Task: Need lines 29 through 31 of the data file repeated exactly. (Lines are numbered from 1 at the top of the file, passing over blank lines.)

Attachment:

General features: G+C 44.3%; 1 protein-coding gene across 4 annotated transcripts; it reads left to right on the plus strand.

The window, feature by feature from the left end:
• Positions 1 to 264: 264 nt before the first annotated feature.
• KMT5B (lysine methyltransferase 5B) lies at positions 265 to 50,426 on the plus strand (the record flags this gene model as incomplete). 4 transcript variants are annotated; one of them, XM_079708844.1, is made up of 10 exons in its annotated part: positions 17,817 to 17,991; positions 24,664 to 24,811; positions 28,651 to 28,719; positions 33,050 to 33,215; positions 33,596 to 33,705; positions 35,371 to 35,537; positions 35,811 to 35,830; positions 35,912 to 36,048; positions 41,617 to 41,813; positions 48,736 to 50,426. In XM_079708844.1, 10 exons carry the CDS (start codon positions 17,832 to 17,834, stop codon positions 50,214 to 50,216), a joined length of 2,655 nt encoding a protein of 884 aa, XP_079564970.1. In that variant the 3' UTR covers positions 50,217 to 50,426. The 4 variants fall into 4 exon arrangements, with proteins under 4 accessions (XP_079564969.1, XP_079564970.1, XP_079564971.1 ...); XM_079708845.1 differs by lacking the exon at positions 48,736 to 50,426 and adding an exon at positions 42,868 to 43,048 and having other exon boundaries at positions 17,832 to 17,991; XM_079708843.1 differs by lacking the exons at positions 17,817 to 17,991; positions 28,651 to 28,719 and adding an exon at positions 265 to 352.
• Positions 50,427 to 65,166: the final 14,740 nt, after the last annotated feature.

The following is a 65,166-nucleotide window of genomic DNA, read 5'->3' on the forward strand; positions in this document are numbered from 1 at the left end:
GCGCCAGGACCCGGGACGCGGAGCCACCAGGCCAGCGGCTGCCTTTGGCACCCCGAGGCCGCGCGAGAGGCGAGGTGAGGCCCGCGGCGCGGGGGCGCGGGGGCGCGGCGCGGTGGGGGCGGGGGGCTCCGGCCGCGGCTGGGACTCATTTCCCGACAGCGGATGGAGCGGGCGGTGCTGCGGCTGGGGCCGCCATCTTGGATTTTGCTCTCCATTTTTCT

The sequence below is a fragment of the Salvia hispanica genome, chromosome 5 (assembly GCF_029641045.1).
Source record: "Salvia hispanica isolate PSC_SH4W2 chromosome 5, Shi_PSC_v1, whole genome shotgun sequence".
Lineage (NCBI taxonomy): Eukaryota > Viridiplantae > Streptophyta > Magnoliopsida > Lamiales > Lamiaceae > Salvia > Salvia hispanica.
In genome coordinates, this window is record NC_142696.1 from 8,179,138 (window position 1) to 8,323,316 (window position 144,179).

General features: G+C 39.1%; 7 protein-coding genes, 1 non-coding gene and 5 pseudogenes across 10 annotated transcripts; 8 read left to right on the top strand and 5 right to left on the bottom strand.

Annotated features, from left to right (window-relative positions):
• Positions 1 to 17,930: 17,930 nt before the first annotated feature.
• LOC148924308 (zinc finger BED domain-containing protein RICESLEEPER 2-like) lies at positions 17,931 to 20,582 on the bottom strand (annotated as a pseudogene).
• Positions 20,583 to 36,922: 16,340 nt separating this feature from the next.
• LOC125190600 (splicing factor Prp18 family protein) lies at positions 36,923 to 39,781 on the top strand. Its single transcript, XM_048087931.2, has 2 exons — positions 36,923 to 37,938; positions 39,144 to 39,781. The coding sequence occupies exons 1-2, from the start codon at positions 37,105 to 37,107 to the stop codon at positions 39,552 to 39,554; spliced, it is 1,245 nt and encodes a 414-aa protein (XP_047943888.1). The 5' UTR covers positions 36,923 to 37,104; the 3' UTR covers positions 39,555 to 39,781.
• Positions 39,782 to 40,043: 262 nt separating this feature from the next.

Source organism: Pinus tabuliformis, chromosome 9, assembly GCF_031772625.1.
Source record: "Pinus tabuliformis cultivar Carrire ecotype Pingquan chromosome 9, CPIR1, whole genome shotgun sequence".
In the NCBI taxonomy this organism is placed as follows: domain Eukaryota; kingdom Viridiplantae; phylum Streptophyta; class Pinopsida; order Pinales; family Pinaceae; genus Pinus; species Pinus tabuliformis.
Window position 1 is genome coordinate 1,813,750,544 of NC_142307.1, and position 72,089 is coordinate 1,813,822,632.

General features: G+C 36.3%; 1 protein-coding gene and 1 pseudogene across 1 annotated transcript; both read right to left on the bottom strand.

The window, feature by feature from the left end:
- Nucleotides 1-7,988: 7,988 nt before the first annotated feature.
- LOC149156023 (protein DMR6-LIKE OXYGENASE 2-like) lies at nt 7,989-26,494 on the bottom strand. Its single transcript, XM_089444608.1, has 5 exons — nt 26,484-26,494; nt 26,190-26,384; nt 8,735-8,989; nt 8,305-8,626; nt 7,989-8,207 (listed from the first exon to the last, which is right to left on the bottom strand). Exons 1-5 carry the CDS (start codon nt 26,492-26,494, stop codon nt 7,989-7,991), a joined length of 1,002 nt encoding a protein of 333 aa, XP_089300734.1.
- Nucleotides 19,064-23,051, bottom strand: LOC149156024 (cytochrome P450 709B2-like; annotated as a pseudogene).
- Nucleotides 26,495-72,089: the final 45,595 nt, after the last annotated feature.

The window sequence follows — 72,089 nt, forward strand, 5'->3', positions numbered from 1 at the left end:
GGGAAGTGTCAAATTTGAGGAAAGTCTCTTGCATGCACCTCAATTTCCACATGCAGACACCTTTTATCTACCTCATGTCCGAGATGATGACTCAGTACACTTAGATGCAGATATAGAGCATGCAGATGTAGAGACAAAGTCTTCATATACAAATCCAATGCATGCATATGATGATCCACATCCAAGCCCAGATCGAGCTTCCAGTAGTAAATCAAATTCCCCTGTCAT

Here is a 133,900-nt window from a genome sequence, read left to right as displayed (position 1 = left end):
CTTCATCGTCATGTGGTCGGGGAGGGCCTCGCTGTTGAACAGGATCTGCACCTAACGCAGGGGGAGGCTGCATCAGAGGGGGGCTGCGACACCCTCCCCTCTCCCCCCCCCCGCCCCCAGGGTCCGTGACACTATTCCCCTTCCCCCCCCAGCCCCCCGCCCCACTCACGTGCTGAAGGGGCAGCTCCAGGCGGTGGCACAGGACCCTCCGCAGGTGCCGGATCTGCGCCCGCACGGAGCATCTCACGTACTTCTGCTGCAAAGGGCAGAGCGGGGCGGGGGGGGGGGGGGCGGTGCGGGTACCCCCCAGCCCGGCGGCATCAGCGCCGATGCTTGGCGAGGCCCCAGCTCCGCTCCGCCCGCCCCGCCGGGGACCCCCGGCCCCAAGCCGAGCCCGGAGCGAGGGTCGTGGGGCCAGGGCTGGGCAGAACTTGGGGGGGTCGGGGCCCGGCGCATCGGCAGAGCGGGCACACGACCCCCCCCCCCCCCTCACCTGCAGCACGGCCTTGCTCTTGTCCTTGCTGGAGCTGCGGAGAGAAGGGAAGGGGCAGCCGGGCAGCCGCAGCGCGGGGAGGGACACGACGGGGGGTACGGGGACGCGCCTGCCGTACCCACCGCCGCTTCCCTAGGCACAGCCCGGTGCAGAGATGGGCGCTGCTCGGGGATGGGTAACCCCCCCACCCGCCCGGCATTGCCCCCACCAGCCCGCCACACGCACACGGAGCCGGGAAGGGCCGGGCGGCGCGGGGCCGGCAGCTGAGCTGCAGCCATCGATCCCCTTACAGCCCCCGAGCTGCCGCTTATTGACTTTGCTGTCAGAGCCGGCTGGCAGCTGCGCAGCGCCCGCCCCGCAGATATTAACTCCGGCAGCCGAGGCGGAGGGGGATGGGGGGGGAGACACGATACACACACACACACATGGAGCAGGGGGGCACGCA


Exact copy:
The window sequence follows — 72,089 nt, forward strand, 5'->3', positions numbered from 1 at the left end:
GGGAAGTGTCAAATTTGAGGAAAGTCTCTTGCATGCACCTCAATTTCCACATGCAGACACCTTTTATCTACCTCATGTCCGAGATGATGACTCAGTACACTTAGATGCAGATATAGAGCATGCAGATGTAGAGACAAAGTCTTCATATACAAATCCAATGCATGCATATGATGATCCACATCCAAGCCCAGATCGAGCTTCCAGTAGTAAATCAAATTCCCCTGTCAT

Here is a 133,900-nt window from a genome sequence, read left to right as displayed (position 1 = left end):